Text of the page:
Emotion in law scholar to discuss controversial role of "Moral Imagination in Judging"
Professor Susan A. Bandes is widely known as a scholar in the areas of federal jurisdiction, criminal procedure and civil rights, and more recently, as a pioneer in the emerging study of the role of emotion in law. President Obama has often invoked empathy and moral imagination as essential capacities for judges and others who seek a more just society. Critics have charged that these terms are simply code words for liberal judicial activism, and that empathy and moral imagination are at odds with rule of law values. Professor Bandes will consider what it might mean for a judge to exercise the qualities of empathy and moral imagination, paying particular attention to two famous developments in Supreme Court precedent: the Court’s rejection of "separate but equal" in Brown v. Board of Education and its overruling of anti-sodomy laws in Lawrence v. Texas.
Bandes received her bachelor’s degree from The State University of New York at Buffalo and earned her law degree from the University of Michigan. Her legal career began in 1976 at the Illinois Office of the State Appellate Defender. In 1980, she became staff counsel for the Illinois ACLU, where she litigated a broad spectrum of civil rights cases and helped draft and secure passage of the Illinois Freedom of Information Act. She joined DePaul University College of Law faculty in 1984, and was named Distinguished Research Professor in 2003. Her book on the role of emotion in law, titled The Passions of Law, was published by NYU Press.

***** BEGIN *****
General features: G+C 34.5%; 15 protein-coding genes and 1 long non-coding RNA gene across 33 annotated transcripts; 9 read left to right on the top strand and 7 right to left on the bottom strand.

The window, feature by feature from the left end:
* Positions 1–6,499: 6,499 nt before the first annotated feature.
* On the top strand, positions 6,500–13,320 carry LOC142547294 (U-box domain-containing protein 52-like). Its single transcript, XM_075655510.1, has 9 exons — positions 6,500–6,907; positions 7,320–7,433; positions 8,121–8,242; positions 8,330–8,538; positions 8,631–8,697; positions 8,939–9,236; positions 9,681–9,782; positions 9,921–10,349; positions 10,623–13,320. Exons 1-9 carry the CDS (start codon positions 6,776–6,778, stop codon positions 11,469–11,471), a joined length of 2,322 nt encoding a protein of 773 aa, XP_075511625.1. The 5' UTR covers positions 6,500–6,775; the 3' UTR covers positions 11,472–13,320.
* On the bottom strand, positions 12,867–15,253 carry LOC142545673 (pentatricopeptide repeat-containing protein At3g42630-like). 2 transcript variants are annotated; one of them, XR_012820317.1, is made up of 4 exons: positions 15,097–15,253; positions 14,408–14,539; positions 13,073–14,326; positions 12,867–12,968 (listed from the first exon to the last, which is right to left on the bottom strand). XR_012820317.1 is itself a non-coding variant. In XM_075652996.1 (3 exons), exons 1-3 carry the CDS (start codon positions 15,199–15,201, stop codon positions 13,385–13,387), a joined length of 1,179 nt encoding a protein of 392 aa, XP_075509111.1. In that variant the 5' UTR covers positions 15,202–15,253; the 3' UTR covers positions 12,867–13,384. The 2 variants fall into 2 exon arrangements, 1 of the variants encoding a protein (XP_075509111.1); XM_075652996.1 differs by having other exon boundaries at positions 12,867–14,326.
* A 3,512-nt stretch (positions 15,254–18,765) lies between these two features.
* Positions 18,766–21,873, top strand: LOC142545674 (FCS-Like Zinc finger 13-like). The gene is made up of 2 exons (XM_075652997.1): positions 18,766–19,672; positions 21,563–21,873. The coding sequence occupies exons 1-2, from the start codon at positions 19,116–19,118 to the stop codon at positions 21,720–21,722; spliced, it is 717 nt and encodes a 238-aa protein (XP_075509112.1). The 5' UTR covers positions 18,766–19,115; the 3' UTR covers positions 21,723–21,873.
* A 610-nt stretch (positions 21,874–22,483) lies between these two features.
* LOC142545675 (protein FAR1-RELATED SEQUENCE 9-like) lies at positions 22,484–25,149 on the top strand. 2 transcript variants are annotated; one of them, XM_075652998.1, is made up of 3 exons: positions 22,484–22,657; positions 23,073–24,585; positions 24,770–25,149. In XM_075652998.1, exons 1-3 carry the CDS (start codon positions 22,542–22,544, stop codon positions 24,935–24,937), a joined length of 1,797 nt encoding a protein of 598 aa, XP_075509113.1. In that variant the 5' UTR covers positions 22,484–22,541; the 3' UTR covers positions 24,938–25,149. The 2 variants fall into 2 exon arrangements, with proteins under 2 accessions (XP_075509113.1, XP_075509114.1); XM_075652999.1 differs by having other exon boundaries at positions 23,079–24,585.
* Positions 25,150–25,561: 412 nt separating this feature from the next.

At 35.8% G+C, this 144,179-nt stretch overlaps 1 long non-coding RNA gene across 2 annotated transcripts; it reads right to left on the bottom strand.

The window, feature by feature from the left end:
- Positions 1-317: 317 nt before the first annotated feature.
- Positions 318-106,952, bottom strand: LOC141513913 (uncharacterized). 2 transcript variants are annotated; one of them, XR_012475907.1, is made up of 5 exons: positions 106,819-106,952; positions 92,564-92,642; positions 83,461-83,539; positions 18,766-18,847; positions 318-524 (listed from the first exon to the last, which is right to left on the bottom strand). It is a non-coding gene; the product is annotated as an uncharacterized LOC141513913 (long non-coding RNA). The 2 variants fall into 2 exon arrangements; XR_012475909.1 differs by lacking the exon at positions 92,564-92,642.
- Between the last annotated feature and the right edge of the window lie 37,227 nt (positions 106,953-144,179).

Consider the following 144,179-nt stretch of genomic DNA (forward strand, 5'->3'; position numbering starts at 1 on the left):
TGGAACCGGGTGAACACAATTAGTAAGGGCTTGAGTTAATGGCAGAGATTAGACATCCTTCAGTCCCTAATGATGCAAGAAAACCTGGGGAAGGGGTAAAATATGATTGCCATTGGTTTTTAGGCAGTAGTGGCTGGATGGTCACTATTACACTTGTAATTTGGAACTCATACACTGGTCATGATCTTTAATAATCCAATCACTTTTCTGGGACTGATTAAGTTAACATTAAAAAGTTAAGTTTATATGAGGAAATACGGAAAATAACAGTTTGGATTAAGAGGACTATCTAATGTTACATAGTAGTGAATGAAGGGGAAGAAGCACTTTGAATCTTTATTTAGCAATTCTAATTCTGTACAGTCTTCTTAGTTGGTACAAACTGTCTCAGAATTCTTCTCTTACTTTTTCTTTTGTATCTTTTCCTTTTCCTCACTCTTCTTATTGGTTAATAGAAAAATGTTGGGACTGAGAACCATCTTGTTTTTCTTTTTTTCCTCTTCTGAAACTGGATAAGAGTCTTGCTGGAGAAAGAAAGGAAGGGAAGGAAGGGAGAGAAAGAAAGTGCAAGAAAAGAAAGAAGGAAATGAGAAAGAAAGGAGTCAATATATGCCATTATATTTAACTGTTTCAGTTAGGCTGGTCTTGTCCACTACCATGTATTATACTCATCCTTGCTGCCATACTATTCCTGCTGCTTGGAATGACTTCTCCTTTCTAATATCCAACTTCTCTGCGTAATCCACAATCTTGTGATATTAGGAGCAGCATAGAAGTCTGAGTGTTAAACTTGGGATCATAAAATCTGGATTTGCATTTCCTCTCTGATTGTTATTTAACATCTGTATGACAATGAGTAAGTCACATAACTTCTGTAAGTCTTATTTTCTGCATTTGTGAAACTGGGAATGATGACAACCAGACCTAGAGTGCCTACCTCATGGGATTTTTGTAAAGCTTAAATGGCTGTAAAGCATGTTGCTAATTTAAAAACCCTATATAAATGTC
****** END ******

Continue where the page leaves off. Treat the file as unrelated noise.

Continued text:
Foulston Siefkin LLP has sponsored the lecture series since 1978 to enrich the quality of education at Washburn University School of Law. Articles derived from the lectures are published by the Washburn Law Journal, which is celebrating its 50th anniversary this year.